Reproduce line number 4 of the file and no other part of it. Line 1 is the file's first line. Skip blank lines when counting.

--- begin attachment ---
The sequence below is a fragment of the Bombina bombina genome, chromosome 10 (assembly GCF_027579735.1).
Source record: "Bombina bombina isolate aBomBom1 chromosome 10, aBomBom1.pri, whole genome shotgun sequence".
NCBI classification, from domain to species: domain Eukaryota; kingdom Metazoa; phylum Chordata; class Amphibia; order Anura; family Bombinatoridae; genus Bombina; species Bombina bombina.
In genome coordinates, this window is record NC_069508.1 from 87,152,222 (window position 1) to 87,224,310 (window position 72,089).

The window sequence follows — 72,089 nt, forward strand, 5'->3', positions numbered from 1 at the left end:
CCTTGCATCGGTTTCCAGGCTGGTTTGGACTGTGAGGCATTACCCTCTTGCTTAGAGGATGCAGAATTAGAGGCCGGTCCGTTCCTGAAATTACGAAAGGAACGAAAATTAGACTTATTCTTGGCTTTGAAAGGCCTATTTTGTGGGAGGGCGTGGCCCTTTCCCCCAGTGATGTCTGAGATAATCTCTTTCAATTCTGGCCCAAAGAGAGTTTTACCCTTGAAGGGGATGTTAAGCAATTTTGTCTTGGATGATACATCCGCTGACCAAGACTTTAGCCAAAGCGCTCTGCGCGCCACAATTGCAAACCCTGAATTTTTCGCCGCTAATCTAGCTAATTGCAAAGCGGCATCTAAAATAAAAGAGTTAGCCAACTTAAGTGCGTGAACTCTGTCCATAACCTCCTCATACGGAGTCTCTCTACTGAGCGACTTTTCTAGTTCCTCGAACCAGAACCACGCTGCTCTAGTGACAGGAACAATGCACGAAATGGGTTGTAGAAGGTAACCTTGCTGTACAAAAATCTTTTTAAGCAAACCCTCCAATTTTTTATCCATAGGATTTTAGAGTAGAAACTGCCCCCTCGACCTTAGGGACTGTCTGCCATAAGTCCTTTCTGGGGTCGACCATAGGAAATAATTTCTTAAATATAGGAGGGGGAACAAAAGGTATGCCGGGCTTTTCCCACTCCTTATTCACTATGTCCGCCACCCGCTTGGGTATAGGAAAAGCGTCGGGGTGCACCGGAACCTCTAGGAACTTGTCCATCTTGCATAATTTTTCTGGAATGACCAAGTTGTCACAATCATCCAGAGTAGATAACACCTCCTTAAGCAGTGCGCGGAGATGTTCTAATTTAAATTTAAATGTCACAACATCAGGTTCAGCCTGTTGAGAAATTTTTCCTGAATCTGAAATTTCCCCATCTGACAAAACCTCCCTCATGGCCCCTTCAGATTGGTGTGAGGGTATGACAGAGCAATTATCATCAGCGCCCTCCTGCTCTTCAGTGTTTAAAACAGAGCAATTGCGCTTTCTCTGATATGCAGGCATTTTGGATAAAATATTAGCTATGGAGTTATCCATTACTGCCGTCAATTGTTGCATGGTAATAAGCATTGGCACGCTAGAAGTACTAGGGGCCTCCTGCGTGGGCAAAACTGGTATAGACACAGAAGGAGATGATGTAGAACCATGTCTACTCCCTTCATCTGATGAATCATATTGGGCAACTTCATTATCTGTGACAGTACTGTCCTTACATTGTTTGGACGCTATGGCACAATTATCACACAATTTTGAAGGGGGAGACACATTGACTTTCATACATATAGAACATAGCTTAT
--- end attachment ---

In genome coordinates, this window is record NC_069508.1 from 87,152,222 (window position 1) to 87,224,310 (window position 72,089).